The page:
As I craned my neck, sprawled across the three central seats on the almost empty airplane, I hoped the guy sitting at the window cross the aisle didn’t think I was checking him out. I’d been twisting and turning trying to see out the window for awhile, and he kept catching my eye. Awkward. I really just wanted a glimpse of where I was about to land.
And it wasn’t until I caught that first hint of green and grey out the tiny oval window that it dawned on me that I had no return ticket booked. Rationally, I knew I could easily book a return ticket to Australia any time I wanted, but the fact that there was no return date, and that my landing card said “visit period: 2 years” finally made the pieces click.
Never-mind that I’d spent the previous two weeks saying goodbyes to friends and family, selling everything in my house, every piece of furniture and homeware that I’d painstakingly selected, ruthlessly disposed of in any way I could. None of it had felt like it was real until that moment.
I was caught between a sense of dread, excitement and panic. I realised I must be completely mental moving to a country where I not only didn’t know anyone, but also had no job and no family close by. This was the first time in my adult life that I was without work; I had been working since I was sixteen and had never had a period where I was transitioning between jobs. And now I was moving country during a “transition” period with nothing lined up. Oh…and I made the move with two cats, just to complicate things. I’ve always loved challenges and adventures, but for some reason this felt like I was jumping out of a plane without having checked whether the backpack I was wearing really did have a parachute.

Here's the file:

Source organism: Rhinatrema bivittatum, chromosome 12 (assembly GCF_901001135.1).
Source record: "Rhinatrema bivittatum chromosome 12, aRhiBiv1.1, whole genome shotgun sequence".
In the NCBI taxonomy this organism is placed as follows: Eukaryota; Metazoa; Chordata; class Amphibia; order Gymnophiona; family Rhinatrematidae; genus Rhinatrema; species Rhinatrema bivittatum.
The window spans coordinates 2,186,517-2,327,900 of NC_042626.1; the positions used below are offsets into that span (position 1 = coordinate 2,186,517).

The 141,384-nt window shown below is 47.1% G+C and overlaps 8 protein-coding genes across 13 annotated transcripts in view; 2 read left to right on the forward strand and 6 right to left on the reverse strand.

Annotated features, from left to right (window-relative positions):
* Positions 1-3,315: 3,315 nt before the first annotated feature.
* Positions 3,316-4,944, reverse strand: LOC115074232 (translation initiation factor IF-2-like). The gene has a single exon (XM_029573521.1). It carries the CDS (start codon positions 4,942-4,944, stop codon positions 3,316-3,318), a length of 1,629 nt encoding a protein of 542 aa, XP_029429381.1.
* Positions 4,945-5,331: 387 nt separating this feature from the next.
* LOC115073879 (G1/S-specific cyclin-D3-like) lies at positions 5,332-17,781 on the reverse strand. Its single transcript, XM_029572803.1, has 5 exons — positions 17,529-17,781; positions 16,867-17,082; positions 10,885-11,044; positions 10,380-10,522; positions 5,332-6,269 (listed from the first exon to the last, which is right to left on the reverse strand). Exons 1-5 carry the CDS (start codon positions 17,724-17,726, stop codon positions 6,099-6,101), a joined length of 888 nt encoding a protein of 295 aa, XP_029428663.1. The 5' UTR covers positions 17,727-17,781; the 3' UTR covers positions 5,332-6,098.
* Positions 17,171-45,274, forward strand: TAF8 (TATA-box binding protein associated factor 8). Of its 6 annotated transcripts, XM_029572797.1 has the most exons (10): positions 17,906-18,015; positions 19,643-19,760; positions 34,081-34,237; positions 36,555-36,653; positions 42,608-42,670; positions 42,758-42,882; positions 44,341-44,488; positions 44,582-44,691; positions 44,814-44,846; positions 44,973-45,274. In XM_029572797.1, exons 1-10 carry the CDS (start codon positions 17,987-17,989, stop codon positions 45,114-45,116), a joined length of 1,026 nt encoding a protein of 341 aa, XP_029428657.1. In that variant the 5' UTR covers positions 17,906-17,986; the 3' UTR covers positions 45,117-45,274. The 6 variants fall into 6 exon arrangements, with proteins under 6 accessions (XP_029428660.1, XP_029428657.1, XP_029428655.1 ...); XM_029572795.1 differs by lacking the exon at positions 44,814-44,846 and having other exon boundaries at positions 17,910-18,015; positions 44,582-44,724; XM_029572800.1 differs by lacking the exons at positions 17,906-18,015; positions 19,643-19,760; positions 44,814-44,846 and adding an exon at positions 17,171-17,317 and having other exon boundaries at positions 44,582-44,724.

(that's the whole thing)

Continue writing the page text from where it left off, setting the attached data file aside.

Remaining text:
The way around the mounting panic? I kept telling myself I’m just here on a long holiday. It seemed to ease the constriction in my throat just enough so that I could breath again. The only way out of the panic was through it, so that’s what I did. One step, then another, one foot, then the next. I tried not to think beyond the next thing I had to do. Like hit the loo before the plane began its descent, then of course I needed to make sure I had my new Bose headphones properly stored, and I had to check that I had all my essentials, like my passport and visa before I got off the plane. It wasn’t until I was pressing my index finger onto the electronic scanner at Border Control, and explaining that I was going to be spending the next two years travelling and working in Scotland, that I began to freak out a little again. Thankfully my freak outs are very calm and placid events (externally). No one can really tell on the outside that inside I’m a puddle of twitching nerves and irregular heartbeats.
The next few hours were filled with chores, signing leases, organising food, and finally checking out the place I’d blindly agreed to lease for 12 months. The first surprise was that it was a basement flat. The last time I had been in Edinburgh, the one thing I had told myself was that I could never imagine living in one of those tiny places beneath the buildings, so it was pretty ironic to find myself navigating the stairs with my suitcase and hand luggage towards a basement flat. The location however is excellent; a ten minute hike up to Grassmarket and an easy stroll down the road to The Meadows. Some things struck me as exceedingly odd – such as carpet in the entry hallway. Especially cream coloured carpet when you live in a country where it rains most of the time.